I heard about this one on WoW Insider, and it’s a really good one. All it does is put a quality-indicator glow around the border of whatever pets are on display; above, the opponent’s beetle is Uncommon, thus its border is green.
It also provides the same glow and verbiage (common, rare, etc) in tooltips.
This is excellent and simple and very tiny; things I approve of in an addon.
Update: Before you read my comments, note that Reader Thelandira/Sheeturself pointed out in comments that the results you get from this addon are dependent on how you have your filters set up in the Pet Journal. It won’t show anything that doesn’t get through the filter. Thanks for pointing that out!
It’s also possible that PetJournal Enhanced may interfere with it since it has its own additional filtering, and BPL may not be getting anything it can use as a result.
This is a chat window tool, and, according to its description, it should show you the list of available battle pets in a specific area. Unfortunately, it never did work as advertised. The best I could get was for it to tell me of pets I already knew in Stormwind.
It’s very tiny. Maybe its database didn’t get shipped with it. I’m not really sure what else to do with it.
One other thing that I did not like was that it CAN take the name of an area, such as “Stormwind”, and give you a list of pets in that area (Assuming it worked); however, “stormwind” would not work, because it is case-sensitive. I sincerely believe that case sensitivity is the Devil’s work. I realize that WoW itself has that issue, and this addon is probably relying on WoW stuff to get info, and thus inherited that weakness, but it’s still the Devil’s work.
While this is not related to Battle Pet addons per se, something to look for is interaction with the Battle Pet interface. Especially, things like addons that might get in the way, such as those that alter the Viewport such as Fubar or Sunn. ChocolateBar Broker Display, as an example, has a configuration setting to hide it when you are in pet battles ((If I may, for a moment; I am amazed that the new Blizzard frames were bound to the screen size instead of the viewport size. That seems to violate normal style guide rules for this sort of thing.)). As you can see by some of my screen shots, IceHUD does not (but here’s hoping.).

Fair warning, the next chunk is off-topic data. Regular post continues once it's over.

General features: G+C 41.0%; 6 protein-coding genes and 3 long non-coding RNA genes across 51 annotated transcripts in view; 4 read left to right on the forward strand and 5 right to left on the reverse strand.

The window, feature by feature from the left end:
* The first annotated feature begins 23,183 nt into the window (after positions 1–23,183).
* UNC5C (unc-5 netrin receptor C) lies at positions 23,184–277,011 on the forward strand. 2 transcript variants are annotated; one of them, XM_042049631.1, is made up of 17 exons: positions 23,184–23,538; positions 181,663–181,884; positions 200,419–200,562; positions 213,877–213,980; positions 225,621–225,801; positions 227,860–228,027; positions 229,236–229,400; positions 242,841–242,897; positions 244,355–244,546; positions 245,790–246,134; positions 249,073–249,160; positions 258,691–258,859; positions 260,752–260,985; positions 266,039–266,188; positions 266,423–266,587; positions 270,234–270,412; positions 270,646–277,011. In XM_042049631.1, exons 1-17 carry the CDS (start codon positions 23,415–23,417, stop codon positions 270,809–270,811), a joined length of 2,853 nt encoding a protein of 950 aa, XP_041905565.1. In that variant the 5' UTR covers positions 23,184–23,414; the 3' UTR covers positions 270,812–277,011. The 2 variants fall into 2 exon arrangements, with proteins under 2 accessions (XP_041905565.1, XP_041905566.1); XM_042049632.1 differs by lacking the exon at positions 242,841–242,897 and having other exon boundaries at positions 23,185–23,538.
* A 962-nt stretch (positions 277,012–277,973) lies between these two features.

I’ve broken down the memory results for all the different addons. Some explanation of terminology seems to be in order:
- Base – The memory used after the game loaded and I logged in, and after I kicked off the garbage collector ((It’s a thing.)). This represents the addon in its quiescent state. Any addon that used LoD ((Load on Demand, a technology that keeps an addon from loading until it’s actually needed.)) was not forced to load, as the intent here was to see what it looked like just idling.
- Open – The memory used after using the addon. This does not include configuration windows. For pet journal enhancements, this means after opening the pet journal; for tooltip enhancements, after getting an appropriate tooltip to appear. For battle enhancements, it’s measured during battle.
- 1, 2, and 3; for those addons that worked differently based on the number of pet teams involved, I tried to break down the additional load per pet team.
The tool I used to read memory was Addon Control Panel, which is unwieldy as all hell, but does allow direct reading of individual addons and components, something none of the other tools I tried will do.
At this link are some arbitrary ratings for all the addons tested, base solely on my own testing. 3 = worked and didn’t crash; 0 = didn’t work at all; 4 means it was actually enjoyable, and 5 is reserved for home runs. 🙂